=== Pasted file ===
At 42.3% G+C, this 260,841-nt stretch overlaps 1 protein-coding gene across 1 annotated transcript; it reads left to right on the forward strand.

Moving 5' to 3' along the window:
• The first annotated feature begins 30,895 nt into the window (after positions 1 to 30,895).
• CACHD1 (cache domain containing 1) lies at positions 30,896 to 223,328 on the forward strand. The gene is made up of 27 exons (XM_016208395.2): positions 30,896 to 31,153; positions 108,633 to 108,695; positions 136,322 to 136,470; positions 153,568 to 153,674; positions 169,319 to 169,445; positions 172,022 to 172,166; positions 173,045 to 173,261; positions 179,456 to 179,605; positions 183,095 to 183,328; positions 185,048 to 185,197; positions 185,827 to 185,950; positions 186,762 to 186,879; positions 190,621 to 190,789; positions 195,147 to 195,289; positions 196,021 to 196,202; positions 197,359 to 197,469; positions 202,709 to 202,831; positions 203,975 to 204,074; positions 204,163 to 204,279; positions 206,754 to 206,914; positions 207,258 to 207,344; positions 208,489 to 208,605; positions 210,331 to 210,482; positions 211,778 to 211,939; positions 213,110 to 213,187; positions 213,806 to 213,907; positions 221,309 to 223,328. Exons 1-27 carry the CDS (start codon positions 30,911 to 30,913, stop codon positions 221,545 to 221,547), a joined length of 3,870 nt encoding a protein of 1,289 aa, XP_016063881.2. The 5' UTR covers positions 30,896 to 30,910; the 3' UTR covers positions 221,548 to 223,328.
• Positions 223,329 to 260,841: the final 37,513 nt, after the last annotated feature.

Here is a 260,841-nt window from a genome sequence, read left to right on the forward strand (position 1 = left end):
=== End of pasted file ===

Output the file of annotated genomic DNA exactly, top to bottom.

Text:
At 42.3% G+C, this 260,841-nt stretch overlaps 1 protein-coding gene across 1 annotated transcript; it reads left to right on the forward strand.

Moving 5' to 3' along the window:
• The first annotated feature begins 30,895 nt into the window (after positions 1 to 30,895).
• CACHD1 (cache domain containing 1) lies at positions 30,896 to 223,328 on the forward strand. The gene is made up of 27 exons (XM_016208395.2): positions 30,896 to 31,153; positions 108,633 to 108,695; positions 136,322 to 136,470; positions 153,568 to 153,674; positions 169,319 to 169,445; positions 172,022 to 172,166; positions 173,045 to 173,261; positions 179,456 to 179,605; positions 183,095 to 183,328; positions 185,048 to 185,197; positions 185,827 to 185,950; positions 186,762 to 186,879; positions 190,621 to 190,789; positions 195,147 to 195,289; positions 196,021 to 196,202; positions 197,359 to 197,469; positions 202,709 to 202,831; positions 203,975 to 204,074; positions 204,163 to 204,279; positions 206,754 to 206,914; positions 207,258 to 207,344; positions 208,489 to 208,605; positions 210,331 to 210,482; positions 211,778 to 211,939; positions 213,110 to 213,187; positions 213,806 to 213,907; positions 221,309 to 223,328. Exons 1-27 carry the CDS (start codon positions 30,911 to 30,913, stop codon positions 221,545 to 221,547), a joined length of 3,870 nt encoding a protein of 1,289 aa, XP_016063881.2. The 5' UTR covers positions 30,896 to 30,910; the 3' UTR covers positions 221,548 to 223,328.
• Positions 223,329 to 260,841: the final 37,513 nt, after the last annotated feature.

Here is a 260,841-nt window from a genome sequence, read left to right on the forward strand (position 1 = left end):